The smart water grid proposed in this research would rely on smart connected technologies, similar to the systems described above. Smart water meters are needed to record the exact flow rate and time of consumed and produced water. Water that is available during times of peak demands is inherently of higher value than water that is available at times of low demand. Prosumers can invest in large tanks to store water and release it during periods of high consumption, and precise meters are needed to record high resolution of trades. Automated infrastructure components, such as digitally operated pumps and valves, are needed to update flows into the network from prosumers when a trade is negotiated. Blockchain and smart contract technologies are needed to support micro-trading. Unlike other micro-trading systems described above, however, the smart water grid relies on a centralized pipe network to convey traded rainwater among households, and the focus of this research in on a feasibility analysis to explore how the hydraulics of the pipe network would be affected by decentralized buying and selling of rainwater. The feasibility of a smart water grid will also be affected by the availability and functionality of smart technologies, including blockchain and smart contracts, and the effects of benefits and costs of infrastructure, new technologies, and water and energy savings on market efficiency. While market efficiency and smart technologies are not included in the modeling framework that is described in this research, they should be explored in future research to further test the feasibility of the smart water grid.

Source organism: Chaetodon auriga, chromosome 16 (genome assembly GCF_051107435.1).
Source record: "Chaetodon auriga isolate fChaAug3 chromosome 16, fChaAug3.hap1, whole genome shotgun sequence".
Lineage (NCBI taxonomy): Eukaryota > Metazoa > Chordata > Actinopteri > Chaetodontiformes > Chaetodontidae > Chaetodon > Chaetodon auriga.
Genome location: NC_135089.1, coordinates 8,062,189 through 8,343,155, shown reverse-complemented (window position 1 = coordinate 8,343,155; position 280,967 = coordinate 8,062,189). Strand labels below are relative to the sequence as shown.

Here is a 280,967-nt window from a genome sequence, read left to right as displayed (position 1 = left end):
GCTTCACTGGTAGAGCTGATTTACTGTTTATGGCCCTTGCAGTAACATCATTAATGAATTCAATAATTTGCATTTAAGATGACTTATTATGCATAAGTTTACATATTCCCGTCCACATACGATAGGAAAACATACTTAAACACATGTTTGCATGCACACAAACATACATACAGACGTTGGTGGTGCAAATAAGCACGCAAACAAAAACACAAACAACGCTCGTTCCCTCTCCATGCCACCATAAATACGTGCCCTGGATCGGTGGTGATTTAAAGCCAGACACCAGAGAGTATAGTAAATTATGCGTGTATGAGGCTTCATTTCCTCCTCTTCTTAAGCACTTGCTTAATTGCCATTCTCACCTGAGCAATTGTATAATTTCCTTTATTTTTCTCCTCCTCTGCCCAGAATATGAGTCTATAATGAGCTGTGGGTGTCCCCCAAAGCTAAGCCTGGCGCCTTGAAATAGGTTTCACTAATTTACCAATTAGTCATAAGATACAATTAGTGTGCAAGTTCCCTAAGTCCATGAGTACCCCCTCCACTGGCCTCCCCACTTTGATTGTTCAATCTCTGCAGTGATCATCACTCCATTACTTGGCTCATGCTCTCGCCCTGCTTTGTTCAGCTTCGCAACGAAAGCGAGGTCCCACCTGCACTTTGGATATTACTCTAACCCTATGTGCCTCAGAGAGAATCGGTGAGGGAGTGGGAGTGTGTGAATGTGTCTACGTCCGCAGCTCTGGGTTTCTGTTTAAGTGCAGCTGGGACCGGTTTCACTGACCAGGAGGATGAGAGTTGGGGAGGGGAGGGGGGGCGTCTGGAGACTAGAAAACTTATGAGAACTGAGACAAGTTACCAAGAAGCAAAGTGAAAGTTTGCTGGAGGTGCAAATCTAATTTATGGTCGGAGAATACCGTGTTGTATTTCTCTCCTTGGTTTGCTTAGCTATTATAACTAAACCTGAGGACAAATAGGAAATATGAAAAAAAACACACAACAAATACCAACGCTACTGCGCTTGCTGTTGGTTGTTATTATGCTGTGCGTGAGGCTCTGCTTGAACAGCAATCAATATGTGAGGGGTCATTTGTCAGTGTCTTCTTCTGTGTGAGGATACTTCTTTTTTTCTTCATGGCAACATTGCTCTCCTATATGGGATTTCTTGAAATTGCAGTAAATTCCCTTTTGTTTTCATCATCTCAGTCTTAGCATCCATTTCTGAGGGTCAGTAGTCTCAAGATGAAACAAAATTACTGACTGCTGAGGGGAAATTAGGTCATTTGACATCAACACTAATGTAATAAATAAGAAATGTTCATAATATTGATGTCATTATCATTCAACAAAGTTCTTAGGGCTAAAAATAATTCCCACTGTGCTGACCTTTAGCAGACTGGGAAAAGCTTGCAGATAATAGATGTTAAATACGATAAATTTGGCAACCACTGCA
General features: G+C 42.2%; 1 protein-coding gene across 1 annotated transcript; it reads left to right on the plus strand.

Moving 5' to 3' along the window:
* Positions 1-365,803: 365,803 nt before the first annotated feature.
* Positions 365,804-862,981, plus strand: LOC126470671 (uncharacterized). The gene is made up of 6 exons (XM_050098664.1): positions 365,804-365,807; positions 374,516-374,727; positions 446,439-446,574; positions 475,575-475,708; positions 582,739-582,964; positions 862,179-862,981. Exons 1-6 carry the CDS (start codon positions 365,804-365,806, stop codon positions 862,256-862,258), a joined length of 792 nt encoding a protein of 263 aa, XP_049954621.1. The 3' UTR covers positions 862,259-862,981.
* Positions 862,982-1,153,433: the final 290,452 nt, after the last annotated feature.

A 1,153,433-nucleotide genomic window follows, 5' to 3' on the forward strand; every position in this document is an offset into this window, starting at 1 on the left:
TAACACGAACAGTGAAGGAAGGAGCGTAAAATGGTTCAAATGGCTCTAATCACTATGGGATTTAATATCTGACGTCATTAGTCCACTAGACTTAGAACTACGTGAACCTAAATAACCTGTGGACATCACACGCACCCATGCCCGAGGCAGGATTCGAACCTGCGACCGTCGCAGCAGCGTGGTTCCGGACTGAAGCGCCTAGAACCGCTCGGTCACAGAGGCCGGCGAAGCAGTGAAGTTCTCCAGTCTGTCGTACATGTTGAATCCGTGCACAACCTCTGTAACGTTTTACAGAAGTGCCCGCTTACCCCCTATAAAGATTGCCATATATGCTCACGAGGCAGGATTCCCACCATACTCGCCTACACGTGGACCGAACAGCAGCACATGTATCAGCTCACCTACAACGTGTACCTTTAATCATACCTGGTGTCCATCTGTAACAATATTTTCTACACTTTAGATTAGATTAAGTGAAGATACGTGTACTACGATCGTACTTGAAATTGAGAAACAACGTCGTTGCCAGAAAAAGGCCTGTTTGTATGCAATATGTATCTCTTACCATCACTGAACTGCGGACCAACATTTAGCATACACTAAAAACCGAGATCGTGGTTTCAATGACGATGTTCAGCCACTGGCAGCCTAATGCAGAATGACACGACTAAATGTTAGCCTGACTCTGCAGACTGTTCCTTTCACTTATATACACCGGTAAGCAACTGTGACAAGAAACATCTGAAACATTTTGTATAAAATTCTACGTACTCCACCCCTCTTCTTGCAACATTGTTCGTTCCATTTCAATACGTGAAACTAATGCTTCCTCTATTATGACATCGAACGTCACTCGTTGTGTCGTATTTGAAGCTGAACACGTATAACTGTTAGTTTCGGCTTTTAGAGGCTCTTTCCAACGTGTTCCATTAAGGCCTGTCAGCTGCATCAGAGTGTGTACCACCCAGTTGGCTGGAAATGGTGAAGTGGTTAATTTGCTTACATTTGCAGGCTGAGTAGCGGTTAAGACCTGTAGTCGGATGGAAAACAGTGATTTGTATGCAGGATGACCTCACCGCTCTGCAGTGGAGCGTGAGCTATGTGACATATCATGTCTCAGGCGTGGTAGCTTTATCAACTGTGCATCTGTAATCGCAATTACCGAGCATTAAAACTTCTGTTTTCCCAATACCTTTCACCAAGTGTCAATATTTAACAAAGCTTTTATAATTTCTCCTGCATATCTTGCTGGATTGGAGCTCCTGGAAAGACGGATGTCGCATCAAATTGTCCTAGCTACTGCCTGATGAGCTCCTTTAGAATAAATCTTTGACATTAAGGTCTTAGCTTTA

2.4. Agent-Based Modeling for Water Infrastructure